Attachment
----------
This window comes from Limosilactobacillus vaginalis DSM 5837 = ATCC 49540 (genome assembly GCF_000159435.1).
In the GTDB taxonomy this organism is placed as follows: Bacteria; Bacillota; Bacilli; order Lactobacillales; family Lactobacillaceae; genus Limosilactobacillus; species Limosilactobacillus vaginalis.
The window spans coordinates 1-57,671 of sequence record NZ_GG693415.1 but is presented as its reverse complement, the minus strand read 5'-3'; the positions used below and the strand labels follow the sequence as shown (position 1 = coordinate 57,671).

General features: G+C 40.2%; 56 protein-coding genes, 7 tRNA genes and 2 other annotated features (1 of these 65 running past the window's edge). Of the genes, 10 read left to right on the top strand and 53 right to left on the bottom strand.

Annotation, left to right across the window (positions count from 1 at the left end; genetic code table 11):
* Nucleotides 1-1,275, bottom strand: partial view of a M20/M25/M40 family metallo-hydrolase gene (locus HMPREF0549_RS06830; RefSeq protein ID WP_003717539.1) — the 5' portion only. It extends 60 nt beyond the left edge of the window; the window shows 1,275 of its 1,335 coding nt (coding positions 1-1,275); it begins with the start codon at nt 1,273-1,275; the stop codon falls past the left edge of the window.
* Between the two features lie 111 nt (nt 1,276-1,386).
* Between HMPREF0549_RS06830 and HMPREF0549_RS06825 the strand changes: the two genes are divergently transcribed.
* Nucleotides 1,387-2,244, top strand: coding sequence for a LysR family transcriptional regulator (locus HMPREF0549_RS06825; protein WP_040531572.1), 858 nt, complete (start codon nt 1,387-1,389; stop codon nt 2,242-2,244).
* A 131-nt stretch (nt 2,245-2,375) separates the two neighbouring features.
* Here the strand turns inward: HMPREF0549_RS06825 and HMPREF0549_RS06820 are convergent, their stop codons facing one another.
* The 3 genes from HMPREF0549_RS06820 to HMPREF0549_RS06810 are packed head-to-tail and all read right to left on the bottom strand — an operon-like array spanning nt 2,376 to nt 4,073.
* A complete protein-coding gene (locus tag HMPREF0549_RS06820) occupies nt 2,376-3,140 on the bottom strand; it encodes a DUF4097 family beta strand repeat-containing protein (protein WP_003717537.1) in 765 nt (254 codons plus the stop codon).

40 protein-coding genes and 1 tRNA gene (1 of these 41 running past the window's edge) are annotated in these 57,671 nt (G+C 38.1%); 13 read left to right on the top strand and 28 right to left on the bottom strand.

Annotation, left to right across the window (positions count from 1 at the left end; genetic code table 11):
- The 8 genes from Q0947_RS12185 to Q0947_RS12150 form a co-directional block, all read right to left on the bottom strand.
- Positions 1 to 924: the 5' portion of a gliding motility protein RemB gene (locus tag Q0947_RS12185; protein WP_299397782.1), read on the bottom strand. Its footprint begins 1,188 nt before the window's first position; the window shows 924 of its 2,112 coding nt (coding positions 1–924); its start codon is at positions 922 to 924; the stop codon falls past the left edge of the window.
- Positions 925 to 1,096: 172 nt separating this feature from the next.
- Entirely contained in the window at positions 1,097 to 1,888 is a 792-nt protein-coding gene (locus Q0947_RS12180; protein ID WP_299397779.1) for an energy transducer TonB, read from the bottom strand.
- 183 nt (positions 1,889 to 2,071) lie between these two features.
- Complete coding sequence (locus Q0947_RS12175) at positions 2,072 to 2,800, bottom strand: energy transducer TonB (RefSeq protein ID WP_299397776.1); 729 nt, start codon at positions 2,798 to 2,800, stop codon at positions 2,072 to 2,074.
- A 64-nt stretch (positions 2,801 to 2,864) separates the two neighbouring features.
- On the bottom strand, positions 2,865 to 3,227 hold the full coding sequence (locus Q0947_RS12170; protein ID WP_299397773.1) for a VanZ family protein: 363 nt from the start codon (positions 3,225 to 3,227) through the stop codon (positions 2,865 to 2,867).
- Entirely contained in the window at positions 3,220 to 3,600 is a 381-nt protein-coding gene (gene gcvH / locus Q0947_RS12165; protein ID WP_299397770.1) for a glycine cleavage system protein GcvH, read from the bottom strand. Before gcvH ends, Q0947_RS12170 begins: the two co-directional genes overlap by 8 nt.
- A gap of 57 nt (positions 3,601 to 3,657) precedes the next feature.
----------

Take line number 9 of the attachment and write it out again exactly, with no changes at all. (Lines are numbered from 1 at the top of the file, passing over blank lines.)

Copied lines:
* Nucleotides 1,387-2,244, top strand: coding sequence for a LysR family transcriptional regulator (locus HMPREF0549_RS06825; protein WP_040531572.1), 858 nt, complete (start codon nt 1,387-1,389; stop codon nt 2,242-2,244).